Video of the largest atomic bomb ever detonated

“Tsar Bomba (literally “Tsar of the bombs”), developed by the Soviet Union, is the largest nuclear explosive ever detonated, and the most powerful of such ever employed by humans. It was tested on October 30, 1961 over the island of Novaya Zemlya in the Arctic Sea. There is no clear evidence that any examples other than the one tested were ever made.

“The original USA estimate of the yield was 57 Mt, but since 1991 all Russian sources have stated its yield as ‘only’ 50 Mt… The fireball touched the ground, reached nearly as high as the altitude of the release plane, and was seen 1,000 km away. The heat could have caused third degree burns at a distance of 100 km. The subsequent mushroom cloud was about 60 km high and 30-40 km wide. The explosion could be seen and felt in Finland, even breaking windows there. Atmospheric focusing caused blast damage up to 1,000 km away. The seismic shock of the test went around the Earth three times.

“The Tsar Bomba is the most powerful device ever constructed by humans, and its test is the largest detonation ever. Since 50 Mt is 2.1×1017 joules, the average power produced during the entire fission-fusion process, lasting around 3.9×10-8 seconds or 39 nanoseconds, was about 5.3×1024 watts or 5.3 yottawatts. This constitutes over 1% of the power output of the Sun (383 yottawatts)… By contrast, the largest weapon ever produced by the United States, the now-decommissioned B41, had a predicted maximum yield of 25 Mt, and the largest nuclear device ever tested by the USA (Castle Bravo) yielded 15 Mt.”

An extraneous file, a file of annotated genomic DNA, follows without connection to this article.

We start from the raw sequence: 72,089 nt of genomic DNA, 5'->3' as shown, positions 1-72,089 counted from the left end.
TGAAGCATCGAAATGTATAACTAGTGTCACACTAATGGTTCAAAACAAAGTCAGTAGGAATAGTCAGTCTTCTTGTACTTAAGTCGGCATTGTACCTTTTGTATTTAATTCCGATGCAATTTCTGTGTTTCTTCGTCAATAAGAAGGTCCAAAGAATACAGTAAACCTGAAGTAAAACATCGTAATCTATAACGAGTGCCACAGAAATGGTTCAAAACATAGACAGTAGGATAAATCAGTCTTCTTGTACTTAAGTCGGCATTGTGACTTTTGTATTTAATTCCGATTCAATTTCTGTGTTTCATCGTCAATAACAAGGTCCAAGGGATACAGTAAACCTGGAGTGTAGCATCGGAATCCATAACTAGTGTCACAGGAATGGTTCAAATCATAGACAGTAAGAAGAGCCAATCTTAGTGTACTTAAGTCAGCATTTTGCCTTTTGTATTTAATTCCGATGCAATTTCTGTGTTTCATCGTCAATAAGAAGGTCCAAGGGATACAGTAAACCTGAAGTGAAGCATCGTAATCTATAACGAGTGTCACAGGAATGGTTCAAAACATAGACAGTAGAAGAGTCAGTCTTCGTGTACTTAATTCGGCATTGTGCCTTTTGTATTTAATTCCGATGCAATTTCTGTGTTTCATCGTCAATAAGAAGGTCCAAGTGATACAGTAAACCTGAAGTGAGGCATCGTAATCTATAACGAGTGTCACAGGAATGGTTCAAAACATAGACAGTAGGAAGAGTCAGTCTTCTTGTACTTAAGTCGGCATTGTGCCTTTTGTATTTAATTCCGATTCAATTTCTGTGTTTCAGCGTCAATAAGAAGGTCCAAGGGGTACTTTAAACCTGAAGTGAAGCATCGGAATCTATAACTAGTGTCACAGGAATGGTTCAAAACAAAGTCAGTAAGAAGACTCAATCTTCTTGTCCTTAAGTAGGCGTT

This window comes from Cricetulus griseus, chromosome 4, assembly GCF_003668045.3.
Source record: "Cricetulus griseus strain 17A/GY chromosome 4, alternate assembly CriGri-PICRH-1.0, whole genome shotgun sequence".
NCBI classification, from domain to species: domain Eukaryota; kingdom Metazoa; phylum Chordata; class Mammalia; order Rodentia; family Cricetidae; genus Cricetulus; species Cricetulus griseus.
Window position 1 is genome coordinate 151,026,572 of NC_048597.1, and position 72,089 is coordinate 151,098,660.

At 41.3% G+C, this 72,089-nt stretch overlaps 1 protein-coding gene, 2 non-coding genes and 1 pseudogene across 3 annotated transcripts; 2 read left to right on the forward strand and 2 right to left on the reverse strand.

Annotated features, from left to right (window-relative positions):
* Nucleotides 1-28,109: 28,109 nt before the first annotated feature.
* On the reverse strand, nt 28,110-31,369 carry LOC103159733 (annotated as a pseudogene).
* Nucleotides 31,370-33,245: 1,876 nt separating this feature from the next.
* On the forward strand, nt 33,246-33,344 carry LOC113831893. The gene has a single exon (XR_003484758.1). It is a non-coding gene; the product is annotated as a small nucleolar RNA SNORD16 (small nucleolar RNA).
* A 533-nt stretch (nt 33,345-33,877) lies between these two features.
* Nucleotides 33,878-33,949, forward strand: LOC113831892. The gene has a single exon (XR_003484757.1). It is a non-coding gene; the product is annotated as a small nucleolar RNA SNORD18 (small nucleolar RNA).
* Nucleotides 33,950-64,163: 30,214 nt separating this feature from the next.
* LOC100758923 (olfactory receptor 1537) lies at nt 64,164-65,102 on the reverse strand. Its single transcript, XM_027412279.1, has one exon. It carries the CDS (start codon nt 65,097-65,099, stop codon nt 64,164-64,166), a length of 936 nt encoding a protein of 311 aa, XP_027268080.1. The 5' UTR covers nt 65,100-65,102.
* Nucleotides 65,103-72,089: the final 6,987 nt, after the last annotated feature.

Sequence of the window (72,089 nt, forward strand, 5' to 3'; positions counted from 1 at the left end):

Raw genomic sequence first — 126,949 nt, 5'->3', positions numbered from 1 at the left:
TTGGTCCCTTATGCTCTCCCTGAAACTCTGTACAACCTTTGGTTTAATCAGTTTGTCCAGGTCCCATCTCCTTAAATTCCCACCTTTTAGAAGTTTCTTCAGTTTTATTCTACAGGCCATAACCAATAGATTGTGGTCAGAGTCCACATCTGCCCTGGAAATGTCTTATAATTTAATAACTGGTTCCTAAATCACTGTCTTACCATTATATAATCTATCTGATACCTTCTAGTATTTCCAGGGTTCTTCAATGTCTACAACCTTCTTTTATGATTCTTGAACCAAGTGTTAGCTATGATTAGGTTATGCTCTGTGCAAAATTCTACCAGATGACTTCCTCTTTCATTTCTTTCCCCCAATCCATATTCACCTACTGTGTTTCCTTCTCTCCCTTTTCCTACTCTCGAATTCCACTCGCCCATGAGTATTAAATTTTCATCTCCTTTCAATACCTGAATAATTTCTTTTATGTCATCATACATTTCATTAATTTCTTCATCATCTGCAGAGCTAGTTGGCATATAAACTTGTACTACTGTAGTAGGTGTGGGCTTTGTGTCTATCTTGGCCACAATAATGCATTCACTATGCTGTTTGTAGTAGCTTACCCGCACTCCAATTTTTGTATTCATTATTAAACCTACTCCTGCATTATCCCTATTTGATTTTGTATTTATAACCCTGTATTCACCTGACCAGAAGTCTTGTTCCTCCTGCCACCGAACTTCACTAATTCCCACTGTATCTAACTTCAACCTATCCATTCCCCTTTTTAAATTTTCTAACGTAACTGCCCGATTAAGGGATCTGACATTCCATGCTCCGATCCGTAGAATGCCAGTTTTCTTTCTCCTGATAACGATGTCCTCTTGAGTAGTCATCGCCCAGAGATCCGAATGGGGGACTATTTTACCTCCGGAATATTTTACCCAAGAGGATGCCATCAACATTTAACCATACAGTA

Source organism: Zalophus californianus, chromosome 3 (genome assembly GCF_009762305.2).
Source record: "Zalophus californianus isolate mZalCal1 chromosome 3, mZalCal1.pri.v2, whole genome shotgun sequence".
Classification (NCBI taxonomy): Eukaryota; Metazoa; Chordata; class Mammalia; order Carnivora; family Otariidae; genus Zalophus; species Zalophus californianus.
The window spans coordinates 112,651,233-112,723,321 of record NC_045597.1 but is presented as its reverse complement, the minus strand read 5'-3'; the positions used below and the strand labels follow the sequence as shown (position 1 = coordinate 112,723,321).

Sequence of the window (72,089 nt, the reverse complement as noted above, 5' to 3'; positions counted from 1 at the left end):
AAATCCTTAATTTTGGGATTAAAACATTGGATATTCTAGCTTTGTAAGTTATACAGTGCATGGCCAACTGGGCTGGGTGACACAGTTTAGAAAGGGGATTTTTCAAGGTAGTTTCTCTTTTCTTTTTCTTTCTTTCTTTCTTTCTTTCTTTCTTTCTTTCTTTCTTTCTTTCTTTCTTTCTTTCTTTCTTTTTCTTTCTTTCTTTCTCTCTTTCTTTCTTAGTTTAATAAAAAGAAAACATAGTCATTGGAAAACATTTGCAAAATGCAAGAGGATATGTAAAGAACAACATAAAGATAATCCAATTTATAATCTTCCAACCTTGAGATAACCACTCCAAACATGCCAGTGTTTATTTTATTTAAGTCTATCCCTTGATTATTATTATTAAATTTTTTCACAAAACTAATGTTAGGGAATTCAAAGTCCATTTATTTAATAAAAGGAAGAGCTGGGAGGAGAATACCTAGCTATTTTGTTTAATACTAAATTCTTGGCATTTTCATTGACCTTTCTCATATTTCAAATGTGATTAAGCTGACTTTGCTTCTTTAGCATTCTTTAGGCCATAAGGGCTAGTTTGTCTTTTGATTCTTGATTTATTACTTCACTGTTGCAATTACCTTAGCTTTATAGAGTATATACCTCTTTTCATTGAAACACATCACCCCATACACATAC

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The Mini Shuttle

“With NASA’s beleaguered shuttle still grounded over safety concerns—and given the unanswered questions about its replacement, the Crew Exploration Vehicle, which won’t be ready to fly until 2012—the European Space Agency is mulling an option to buy its own ride to space. This month ESA plans to request $60 million from its member states to help Russia prepare its new, reusable spaceship, the Clipper, for a crewless test flight by 2011 and a manned flight by 2012.

Russia partners with Europe to build its own reusable spacecraft for flights to the International Space Station and beyond. (John Macneill)
John Macneill.

“The six-person Clipper is designed to replace Russia’s three-person Soyuz capsule, which has been in operation since the 1960s and is currently the only reliable transport to the International Space Station. Lighter than NASA’s shuttle and more powerful than the Soyuz, the Clipper will be more than just a taxi to the ISS. Notes ESA official Manuel Valls, ‘It could go to the moon.’

“The Russian Federal Space Agency showed off a full-scale mock-up of the craft at the Moscow International Air Show in August. If all goes well—that is, if ESA ponies up funding—design studies of the Clipper could begin in early 2006.”

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